Do You Need a Hearing Aid?

If you are reading this article, then you probably have some concerns about the quality of your hearing already. If that is indeed the case, then we would already recommend that you go and book an appointment with a trained audiologist, but if you need a little more convincing, just read on.

Why You Should Get a Hearing Test

Hearing tests are important if you’re worried, and you should make sure you get them roughly as often as you would visit the dentist or get your eyes checked out. As you get older, your hearing will deteriorate – just like the rest of the human body, its working life is finite.

The quality of your hearing will deteriorate at a more rapid rate if you work in loud environs, such as a factory or a building site, or if you are regularly exposed to high volumes.

Other, sometimes more unusual, things can also have a negative effects, including certain types of medications and even a nasty ear infection. This just makes it all the more important that you should have regular hearing tests – sometimes you won’t even notice the degradation until it’s too late.

How You Can Detect Hearing Loss

If you’re unfortunate enough to start losing your hearing, you may at least be fortunate enough to detect it early on, so that you can get to correctly things as soon as possible. Increase your chances of doing so by following a few simple instructions.

First of all, you must remember that hearing loss can affect anyone, at any time. There is often no discernible rhyme or reason to it; do not make the mistake of assuming that it only affects “old” people.

Whether you suspect that you are beginning to suffer from hearing loss or you have your suspicions about someone else, there are a few things to look out for. Check out the handy bullet points:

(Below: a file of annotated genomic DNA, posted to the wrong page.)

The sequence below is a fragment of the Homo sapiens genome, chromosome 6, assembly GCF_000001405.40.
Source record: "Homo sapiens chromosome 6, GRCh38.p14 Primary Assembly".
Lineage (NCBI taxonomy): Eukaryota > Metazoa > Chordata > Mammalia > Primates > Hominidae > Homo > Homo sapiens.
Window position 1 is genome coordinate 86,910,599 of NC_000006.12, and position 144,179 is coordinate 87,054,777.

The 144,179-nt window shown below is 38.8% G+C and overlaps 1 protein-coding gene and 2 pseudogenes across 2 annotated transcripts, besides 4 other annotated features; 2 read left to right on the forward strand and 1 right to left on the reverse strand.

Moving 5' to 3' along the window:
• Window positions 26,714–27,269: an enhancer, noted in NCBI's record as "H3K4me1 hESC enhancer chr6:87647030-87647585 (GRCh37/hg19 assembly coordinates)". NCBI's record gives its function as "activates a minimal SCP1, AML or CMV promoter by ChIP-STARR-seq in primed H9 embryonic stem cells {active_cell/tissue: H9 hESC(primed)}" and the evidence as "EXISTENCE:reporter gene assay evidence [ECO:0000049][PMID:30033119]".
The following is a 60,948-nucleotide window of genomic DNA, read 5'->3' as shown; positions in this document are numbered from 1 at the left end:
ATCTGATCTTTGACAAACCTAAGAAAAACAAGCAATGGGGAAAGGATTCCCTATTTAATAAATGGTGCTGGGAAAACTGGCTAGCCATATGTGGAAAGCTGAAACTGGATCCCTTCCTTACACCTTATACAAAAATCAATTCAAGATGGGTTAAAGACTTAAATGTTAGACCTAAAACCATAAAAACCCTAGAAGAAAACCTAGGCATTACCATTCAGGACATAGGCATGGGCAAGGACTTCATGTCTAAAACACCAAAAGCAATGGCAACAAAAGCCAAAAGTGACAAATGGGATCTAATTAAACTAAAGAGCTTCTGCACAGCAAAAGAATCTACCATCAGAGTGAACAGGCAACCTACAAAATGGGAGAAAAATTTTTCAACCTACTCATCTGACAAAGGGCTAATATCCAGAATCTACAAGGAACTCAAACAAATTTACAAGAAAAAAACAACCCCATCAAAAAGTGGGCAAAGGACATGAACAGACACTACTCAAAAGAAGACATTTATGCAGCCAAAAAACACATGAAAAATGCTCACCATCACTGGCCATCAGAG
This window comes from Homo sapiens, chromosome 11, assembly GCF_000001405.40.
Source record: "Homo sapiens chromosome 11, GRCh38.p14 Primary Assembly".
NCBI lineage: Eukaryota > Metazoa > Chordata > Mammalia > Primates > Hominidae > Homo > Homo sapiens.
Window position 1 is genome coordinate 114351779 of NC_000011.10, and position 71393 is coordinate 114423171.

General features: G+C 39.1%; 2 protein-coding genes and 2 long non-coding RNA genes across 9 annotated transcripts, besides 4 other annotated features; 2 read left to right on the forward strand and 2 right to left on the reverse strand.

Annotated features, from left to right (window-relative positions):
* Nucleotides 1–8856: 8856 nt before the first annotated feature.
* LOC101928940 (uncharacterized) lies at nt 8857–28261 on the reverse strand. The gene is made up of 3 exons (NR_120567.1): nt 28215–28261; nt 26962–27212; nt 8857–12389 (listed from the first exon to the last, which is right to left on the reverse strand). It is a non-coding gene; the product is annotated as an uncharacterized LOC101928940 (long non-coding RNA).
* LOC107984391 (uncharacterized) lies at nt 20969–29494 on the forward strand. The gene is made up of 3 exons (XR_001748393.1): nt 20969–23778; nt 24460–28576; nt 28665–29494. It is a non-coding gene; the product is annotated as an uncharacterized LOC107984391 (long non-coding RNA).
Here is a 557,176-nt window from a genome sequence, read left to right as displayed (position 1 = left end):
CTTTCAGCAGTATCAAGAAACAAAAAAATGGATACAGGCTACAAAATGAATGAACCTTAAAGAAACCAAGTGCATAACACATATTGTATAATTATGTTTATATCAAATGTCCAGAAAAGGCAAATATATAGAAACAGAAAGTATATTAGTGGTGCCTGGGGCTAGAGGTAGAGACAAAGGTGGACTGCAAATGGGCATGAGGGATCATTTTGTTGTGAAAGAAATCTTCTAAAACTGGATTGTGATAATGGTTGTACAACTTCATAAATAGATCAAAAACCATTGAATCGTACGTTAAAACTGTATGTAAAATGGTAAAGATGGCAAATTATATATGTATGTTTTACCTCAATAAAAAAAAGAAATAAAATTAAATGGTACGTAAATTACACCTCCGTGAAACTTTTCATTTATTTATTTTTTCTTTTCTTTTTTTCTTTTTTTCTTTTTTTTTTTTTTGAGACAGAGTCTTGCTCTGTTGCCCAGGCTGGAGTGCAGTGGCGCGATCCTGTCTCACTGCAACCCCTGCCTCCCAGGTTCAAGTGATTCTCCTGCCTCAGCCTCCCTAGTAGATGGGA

• Struggling to follow a multi-person conversation
  • Struggling to follow conversations in a noisy environment
  • Tinnitus (ringing in the ears)
  • Needing things to be repeated often
  • Belief that others are “mumbling”
  • Watching a speaker’s mouth closely
  • Nodding in agreement when inappropriate
  • Having difficulty hearing environmental noises such as birdsong
  • Acting withdrawn and not attending social engagements

If you notice any of these signs, either in someone else or in yourself, a hearing aid may be required, so you should book a hearing test as soon as possible.

The Benefits of a Hearing Aid

Obviously, the main draw of wearing a hearing aid is regaining that crystal clarity of hearing – it’s a priceless gift. If you’re curious about the different types of aids available on the market, you should look at www.bootshearingcare.com/hearing-aids.

There are other benefits involved with the improved hearing, however, such as staying safe on the road: we use our hearing subconsciously when crossing, so we can benefit greatly from hearing well.

You can also simply turn off your hearing aid if you fancy some peace and quiet, which can be rather enjoyable, but another, less-touted feature of modern hearing aids is Bluetooth functionality: this amazing technology allows you to wirelessly connect to a smartphone or smart TV to get the sound streamed directly into your ear canal, for the ultimate clarity of sound.

 

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